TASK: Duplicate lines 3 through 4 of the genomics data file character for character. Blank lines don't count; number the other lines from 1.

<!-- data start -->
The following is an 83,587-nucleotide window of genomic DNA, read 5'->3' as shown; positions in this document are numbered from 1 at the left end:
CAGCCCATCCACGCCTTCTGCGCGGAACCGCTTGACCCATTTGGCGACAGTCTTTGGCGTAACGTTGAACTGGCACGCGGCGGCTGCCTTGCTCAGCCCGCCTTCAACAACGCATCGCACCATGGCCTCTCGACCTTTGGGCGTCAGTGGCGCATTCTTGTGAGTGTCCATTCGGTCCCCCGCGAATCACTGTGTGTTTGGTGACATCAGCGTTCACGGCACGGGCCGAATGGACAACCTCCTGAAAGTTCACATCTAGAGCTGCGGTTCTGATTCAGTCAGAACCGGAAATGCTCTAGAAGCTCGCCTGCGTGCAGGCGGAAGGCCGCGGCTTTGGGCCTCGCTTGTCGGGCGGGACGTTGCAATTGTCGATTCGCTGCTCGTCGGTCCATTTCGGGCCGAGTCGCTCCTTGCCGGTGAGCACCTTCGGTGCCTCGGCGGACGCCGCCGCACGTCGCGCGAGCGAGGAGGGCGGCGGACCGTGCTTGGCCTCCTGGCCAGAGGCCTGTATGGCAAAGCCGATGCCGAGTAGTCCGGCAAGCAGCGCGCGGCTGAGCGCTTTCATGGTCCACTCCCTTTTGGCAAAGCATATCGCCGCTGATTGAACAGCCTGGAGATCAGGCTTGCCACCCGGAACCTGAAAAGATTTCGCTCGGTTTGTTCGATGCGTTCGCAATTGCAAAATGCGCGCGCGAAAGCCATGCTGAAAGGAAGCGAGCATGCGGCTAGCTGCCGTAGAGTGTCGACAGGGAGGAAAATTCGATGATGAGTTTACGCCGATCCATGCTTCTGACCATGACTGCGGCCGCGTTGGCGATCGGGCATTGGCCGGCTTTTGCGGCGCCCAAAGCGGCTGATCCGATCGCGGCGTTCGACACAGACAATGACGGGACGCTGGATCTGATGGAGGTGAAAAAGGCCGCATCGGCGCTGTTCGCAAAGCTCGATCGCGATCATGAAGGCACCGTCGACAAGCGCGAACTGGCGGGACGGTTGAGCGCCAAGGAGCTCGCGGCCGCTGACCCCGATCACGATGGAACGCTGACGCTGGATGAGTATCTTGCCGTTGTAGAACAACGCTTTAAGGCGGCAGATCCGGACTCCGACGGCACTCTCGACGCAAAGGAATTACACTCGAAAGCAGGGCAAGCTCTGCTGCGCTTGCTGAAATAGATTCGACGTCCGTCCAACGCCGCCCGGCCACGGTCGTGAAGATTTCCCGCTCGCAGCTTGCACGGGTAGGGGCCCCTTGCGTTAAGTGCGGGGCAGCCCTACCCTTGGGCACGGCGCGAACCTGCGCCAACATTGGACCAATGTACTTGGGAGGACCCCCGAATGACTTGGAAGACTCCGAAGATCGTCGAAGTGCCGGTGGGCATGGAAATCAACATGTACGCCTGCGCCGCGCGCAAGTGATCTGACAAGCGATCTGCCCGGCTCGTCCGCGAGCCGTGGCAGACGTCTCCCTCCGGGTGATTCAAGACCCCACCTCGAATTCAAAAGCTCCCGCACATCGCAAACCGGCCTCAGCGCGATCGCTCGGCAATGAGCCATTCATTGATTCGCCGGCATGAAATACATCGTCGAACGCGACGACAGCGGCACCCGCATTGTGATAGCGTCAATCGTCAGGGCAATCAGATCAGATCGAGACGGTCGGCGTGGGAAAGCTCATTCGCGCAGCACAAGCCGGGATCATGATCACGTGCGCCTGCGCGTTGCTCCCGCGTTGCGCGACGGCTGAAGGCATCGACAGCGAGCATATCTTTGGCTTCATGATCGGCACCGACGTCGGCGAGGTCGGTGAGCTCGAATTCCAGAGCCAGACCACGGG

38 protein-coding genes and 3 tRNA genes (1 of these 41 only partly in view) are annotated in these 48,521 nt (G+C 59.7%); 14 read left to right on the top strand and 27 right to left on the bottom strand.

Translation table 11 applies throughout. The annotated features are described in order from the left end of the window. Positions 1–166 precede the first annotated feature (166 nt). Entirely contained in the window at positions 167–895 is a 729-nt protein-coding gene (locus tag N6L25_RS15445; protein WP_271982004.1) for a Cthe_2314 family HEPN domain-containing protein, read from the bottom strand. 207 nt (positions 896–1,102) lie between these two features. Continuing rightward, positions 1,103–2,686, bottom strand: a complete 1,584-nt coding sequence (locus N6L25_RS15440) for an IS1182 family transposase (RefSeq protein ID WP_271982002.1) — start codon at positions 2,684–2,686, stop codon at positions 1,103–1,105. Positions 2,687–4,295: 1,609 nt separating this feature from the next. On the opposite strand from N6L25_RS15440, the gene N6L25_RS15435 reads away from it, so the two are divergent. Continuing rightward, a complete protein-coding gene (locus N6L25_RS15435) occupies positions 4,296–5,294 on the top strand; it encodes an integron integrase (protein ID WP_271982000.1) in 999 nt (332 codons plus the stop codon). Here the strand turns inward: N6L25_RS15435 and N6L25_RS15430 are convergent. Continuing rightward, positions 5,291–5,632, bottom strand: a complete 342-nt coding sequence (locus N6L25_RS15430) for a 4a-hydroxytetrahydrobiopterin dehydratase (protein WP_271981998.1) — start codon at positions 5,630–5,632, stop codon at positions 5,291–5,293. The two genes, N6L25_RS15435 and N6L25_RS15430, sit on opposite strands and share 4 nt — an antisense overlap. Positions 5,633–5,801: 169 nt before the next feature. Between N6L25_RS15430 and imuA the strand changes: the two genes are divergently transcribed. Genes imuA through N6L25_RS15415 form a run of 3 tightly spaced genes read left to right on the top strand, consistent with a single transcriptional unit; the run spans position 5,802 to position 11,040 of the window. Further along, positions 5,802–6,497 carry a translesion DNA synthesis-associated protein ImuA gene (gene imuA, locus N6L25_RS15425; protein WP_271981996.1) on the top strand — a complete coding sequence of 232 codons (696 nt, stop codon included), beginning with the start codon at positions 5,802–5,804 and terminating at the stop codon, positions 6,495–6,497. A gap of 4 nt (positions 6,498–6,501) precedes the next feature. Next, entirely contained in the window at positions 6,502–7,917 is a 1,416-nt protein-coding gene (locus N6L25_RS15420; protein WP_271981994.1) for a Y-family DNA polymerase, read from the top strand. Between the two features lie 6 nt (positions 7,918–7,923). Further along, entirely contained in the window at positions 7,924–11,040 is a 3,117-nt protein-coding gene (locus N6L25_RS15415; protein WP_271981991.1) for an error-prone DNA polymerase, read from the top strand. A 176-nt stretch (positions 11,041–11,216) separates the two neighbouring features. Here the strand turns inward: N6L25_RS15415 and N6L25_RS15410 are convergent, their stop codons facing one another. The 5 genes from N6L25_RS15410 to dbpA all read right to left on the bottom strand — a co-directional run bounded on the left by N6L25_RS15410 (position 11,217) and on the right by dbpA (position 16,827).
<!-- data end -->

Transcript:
38 protein-coding genes and 3 tRNA genes (1 of these 41 only partly in view) are annotated in these 48,521 nt (G+C 59.7%); 14 read left to right on the top strand and 27 right to left on the bottom strand.

Translation table 11 applies throughout. The annotated features are described in order from the left end of the window. Positions 1–166 precede the first annotated feature (166 nt). Entirely contained in the window at positions 167–895 is a 729-nt protein-coding gene (locus tag N6L25_RS15445; protein WP_271982004.1) for a Cthe_2314 family HEPN domain-containing protein, read from the bottom strand. 207 nt (positions 896–1,102) lie between these two features. Continuing rightward, positions 1,103–2,686, bottom strand: a complete 1,584-nt coding sequence (locus N6L25_RS15440) for an IS1182 family transposase (RefSeq protein ID WP_271982002.1) — start codon at positions 2,684–2,686, stop codon at positions 1,103–1,105. Positions 2,687–4,295: 1,609 nt separating this feature from the next. On the opposite strand from N6L25_RS15440, the gene N6L25_RS15435 reads away from it, so the two are divergent. Continuing rightward, a complete protein-coding gene (locus N6L25_RS15435) occupies positions 4,296–5,294 on the top strand; it encodes an integron integrase (protein ID WP_271982000.1) in 999 nt (332 codons plus the stop codon). Here the strand turns inward: N6L25_RS15435 and N6L25_RS15430 are convergent. Continuing rightward, positions 5,291–5,632, bottom strand: a complete 342-nt coding sequence (locus N6L25_RS15430) for a 4a-hydroxytetrahydrobiopterin dehydratase (protein WP_271981998.1) — start codon at positions 5,630–5,632, stop codon at positions 5,291–5,293. The two genes, N6L25_RS15435 and N6L25_RS15430, sit on opposite strands and share 4 nt — an antisense overlap. Positions 5,633–5,801: 169 nt before the next feature. Between N6L25_RS15430 and imuA the strand changes: the two genes are divergently transcribed. Genes imuA through N6L25_RS15415 form a run of 3 tightly spaced genes read left to right on the top strand, consistent with a single transcriptional unit; the run spans position 5,802 to position 11,040 of the window. Further along, positions 5,802–6,497 carry a translesion DNA synthesis-associated protein ImuA gene (gene imuA, locus N6L25_RS15425; protein WP_271981996.1) on the top strand — a complete coding sequence of 232 codons (696 nt, stop codon included), beginning with the start codon at positions 5,802–5,804 and terminating at the stop codon, positions 6,495–6,497. A gap of 4 nt (positions 6,498–6,501) precedes the next feature. Next, entirely contained in the window at positions 6,502–7,917 is a 1,416-nt protein-coding gene (locus N6L25_RS15420; protein WP_271981994.1) for a Y-family DNA polymerase, read from the top strand. Between the two features lie 6 nt (positions 7,918–7,923). Further along, entirely contained in the window at positions 7,924–11,040 is a 3,117-nt protein-coding gene (locus N6L25_RS15415; protein WP_271981991.1) for an error-prone DNA polymerase, read from the top strand. A 176-nt stretch (positions 11,041–11,216) separates the two neighbouring features. Here the strand turns inward: N6L25_RS15415 and N6L25_RS15410 are convergent, their stop codons facing one another. The 5 genes from N6L25_RS15410 to dbpA all read right to left on the bottom strand — a co-directional run bounded on the left by N6L25_RS15410 (position 11,217) and on the right by dbpA (position 16,827).